Author, A. A. (Year of lecture). Unit number and name, lecture number, week number: Title of lecture [Description]. URL
Author, A. A. (Year, Month Day of lecture). [Description of lecture material]. Unit, Department, University. URL
Andrews, P. (2009). Unit 8147 Writing short narratives, lecture 1, week 1: What is fiction? [PowerPoint slides]. http://learnonline.canberra.edu.au
Canan, E., & Vasilev, J. (2019, May 22). [Lecture notes on resource allocation]. Department of Management Control and Information Systems, University of Chile. https://uchilefau.academia.edu/ElseZCanan
Author, A. A. (Year of publication). Title of article. Title of Journal, volume(issue), pages. University of Canberra Reading Lists.
Author, A. A. (Year of publication). Title of chapter or entry. In A. Editor & B. Editor (Eds), Title of book (pp. xx-xx). University of Canberra Reading Lists.
Rose, A. (1996). Freedom of information under review. Canberra Bulletin of Public Administration, 80(September), 4-8. University of Canberra Reading Lists.
Wilson, A., Johns, R., Miller, K., & Pentecost, R. (2010). Presenting and using the research results. In Marketing research: An integrated approach (pp. 243-259). University of Canberra Reading Lists.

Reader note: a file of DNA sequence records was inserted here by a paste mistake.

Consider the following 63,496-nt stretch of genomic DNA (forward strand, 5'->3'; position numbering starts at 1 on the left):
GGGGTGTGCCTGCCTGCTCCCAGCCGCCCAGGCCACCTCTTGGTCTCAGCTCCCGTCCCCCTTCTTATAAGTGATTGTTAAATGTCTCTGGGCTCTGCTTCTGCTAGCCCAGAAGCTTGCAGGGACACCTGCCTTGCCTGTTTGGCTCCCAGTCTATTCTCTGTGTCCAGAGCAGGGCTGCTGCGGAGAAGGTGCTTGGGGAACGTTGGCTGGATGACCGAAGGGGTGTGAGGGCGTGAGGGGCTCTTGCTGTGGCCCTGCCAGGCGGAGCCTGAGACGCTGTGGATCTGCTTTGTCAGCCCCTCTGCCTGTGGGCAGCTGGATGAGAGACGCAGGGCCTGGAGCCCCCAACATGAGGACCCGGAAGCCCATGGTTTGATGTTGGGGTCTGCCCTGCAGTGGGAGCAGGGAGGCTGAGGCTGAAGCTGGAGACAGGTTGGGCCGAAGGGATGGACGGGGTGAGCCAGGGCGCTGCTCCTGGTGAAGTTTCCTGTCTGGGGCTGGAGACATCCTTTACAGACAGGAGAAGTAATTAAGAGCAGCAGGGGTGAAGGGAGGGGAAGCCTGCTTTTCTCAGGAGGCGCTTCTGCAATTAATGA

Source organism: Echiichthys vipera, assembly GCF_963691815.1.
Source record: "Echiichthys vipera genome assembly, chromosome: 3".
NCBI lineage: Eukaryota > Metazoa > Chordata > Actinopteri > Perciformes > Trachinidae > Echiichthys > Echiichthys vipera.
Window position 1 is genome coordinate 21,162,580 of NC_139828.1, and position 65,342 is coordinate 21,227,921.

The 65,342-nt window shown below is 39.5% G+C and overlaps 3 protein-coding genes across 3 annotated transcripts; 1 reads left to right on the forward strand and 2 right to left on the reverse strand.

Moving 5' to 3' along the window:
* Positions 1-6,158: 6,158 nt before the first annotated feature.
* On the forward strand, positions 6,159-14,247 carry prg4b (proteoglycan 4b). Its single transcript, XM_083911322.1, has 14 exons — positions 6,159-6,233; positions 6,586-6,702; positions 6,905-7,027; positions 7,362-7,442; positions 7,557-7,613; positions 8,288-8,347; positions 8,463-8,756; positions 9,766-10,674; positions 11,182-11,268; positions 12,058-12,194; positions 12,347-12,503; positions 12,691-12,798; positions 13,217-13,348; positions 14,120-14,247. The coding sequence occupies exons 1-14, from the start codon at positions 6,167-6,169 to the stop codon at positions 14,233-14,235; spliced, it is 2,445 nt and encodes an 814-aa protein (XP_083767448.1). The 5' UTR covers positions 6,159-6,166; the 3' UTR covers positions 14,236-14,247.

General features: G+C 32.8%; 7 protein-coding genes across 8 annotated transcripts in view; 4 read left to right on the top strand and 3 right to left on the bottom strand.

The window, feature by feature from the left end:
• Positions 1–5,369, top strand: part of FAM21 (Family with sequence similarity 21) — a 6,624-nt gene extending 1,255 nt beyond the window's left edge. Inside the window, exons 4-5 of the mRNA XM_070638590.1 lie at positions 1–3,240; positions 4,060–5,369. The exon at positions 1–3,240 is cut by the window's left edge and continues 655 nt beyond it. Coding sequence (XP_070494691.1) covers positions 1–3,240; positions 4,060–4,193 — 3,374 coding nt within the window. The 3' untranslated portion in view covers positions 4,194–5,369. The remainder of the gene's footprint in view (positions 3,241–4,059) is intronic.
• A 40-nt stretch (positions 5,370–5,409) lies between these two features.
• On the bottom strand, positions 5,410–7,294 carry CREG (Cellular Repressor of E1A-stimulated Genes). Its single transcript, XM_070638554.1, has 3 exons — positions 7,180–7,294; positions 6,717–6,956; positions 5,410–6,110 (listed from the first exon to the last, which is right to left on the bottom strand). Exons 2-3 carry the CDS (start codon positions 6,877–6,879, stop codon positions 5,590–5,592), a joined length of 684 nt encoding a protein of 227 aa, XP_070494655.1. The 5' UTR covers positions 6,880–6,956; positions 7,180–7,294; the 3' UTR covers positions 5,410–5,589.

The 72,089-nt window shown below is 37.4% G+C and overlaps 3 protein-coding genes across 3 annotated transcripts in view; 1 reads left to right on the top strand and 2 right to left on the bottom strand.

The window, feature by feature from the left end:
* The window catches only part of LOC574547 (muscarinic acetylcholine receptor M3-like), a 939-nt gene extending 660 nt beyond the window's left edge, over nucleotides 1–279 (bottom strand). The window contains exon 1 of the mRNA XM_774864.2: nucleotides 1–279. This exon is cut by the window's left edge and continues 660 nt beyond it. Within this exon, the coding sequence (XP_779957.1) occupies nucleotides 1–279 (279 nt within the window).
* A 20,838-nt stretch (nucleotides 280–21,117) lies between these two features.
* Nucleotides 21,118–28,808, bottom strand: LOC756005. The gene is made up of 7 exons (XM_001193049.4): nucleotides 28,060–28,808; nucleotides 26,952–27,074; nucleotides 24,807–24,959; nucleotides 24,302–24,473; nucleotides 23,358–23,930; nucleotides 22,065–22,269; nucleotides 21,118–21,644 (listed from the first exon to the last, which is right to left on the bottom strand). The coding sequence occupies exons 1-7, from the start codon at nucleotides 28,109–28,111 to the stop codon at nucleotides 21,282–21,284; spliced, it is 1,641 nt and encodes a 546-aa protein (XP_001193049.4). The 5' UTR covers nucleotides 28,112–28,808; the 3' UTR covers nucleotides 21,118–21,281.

If there is no author - substitute the title in the position of the author.
Title of work. (Year of publication). Publisher. DOI or URL
Macroeconomics, prices and quantities: Essays in memory of Arthur M. Okun. (1983). Blackwell.
If the date is not known use n.d. in place of the year. If you have an approximate date use the abbreviation ca. (circa) and the approximate year.
Author, A. A. (ca. year). Title of work. Publisher. DOI or URL
Author, A. A. (n.d.). Title of work. Publisher. DOI or URL
Smythe, V. (ca. 2007). Ant colonies: How they communicate. Emu.
Browne, J. D. (n.d.). Forensic science as a career. Tower.
Secondary source refers to information first reported in another source, the primary source. If it is possible, find the original source and read it, citing the original source. If this is not possible then use the procedure below.
Provide a reference to the secondary source (the source you read) and, in-text, identify the primary source then write "as cited in" the secondary source that you used. Include the original year if you know it.
(Author 1, Year of original, as cited in Author 2, Year)
Author 1, Year of original (as cited in Author 2, Year)
Lilly (as cited in Maxwell, 1999) stated that ...
"..." (Schwartz, 2006, as cited in Burton, et al., 2009, p.63)
Maxwell, F. (1999). Phonology. Brooks Cole.
Burton, L., Westen, D., & Kowalski, R. (2009). Psychology. Wiley.
Lecture - Online Multimedia
Reading Lists - Newspaper Article or Electronic Article or Electronic Book Section